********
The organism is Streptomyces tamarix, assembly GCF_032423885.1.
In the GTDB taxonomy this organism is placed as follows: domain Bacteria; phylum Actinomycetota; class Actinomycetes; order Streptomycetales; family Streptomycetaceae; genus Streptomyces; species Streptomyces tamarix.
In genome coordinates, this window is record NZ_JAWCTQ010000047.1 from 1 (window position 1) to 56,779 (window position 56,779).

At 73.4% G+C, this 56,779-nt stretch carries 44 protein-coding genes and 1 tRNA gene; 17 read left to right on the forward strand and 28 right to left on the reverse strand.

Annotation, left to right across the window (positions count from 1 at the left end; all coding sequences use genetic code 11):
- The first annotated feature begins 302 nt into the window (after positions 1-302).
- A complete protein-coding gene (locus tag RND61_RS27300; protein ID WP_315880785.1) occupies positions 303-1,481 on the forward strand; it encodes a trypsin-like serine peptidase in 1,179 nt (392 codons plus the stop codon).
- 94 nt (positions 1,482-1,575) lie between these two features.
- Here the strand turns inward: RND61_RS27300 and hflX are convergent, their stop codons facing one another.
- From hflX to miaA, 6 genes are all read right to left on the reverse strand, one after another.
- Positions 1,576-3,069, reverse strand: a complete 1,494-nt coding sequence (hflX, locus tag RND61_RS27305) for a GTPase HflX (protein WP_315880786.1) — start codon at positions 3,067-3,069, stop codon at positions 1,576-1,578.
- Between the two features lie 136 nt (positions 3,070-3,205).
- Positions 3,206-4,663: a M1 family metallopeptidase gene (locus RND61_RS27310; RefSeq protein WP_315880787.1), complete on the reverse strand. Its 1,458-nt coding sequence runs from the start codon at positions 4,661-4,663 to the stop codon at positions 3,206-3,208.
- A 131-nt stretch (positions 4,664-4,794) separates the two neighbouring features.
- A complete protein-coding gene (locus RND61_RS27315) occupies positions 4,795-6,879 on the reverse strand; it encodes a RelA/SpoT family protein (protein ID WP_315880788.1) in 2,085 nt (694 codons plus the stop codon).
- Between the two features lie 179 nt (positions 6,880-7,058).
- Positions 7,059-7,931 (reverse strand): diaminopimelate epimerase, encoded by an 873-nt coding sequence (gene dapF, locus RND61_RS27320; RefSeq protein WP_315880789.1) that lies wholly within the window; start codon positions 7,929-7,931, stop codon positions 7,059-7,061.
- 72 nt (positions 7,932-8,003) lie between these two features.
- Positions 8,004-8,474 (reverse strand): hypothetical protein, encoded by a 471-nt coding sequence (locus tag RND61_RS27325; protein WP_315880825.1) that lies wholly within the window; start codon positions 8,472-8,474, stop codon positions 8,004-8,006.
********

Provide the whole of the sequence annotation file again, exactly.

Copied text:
The organism is Streptomyces tamarix, assembly GCF_032423885.1.
In the GTDB taxonomy this organism is placed as follows: domain Bacteria; phylum Actinomycetota; class Actinomycetes; order Streptomycetales; family Streptomycetaceae; genus Streptomyces; species Streptomyces tamarix.
In genome coordinates, this window is record NZ_JAWCTQ010000047.1 from 1 (window position 1) to 56,779 (window position 56,779).

At 73.4% G+C, this 56,779-nt stretch carries 44 protein-coding genes and 1 tRNA gene; 17 read left to right on the forward strand and 28 right to left on the reverse strand.

Annotation, left to right across the window (positions count from 1 at the left end; all coding sequences use genetic code 11):
- The first annotated feature begins 302 nt into the window (after positions 1-302).
- A complete protein-coding gene (locus tag RND61_RS27300; protein ID WP_315880785.1) occupies positions 303-1,481 on the forward strand; it encodes a trypsin-like serine peptidase in 1,179 nt (392 codons plus the stop codon).
- 94 nt (positions 1,482-1,575) lie between these two features.
- Here the strand turns inward: RND61_RS27300 and hflX are convergent, their stop codons facing one another.
- From hflX to miaA, 6 genes are all read right to left on the reverse strand, one after another.
- Positions 1,576-3,069, reverse strand: a complete 1,494-nt coding sequence (hflX, locus tag RND61_RS27305) for a GTPase HflX (protein WP_315880786.1) — start codon at positions 3,067-3,069, stop codon at positions 1,576-1,578.
- Between the two features lie 136 nt (positions 3,070-3,205).
- Positions 3,206-4,663: a M1 family metallopeptidase gene (locus RND61_RS27310; RefSeq protein WP_315880787.1), complete on the reverse strand. Its 1,458-nt coding sequence runs from the start codon at positions 4,661-4,663 to the stop codon at positions 3,206-3,208.
- A 131-nt stretch (positions 4,664-4,794) separates the two neighbouring features.
- A complete protein-coding gene (locus RND61_RS27315) occupies positions 4,795-6,879 on the reverse strand; it encodes a RelA/SpoT family protein (protein ID WP_315880788.1) in 2,085 nt (694 codons plus the stop codon).
- Between the two features lie 179 nt (positions 6,880-7,058).
- Positions 7,059-7,931 (reverse strand): diaminopimelate epimerase, encoded by an 873-nt coding sequence (gene dapF, locus RND61_RS27320; RefSeq protein WP_315880789.1) that lies wholly within the window; start codon positions 7,929-7,931, stop codon positions 7,059-7,061.
- 72 nt (positions 7,932-8,003) lie between these two features.
- Positions 8,004-8,474 (reverse strand): hypothetical protein, encoded by a 471-nt coding sequence (locus tag RND61_RS27325; protein WP_315880825.1) that lies wholly within the window; start codon positions 8,472-8,474, stop codon positions 8,004-8,006.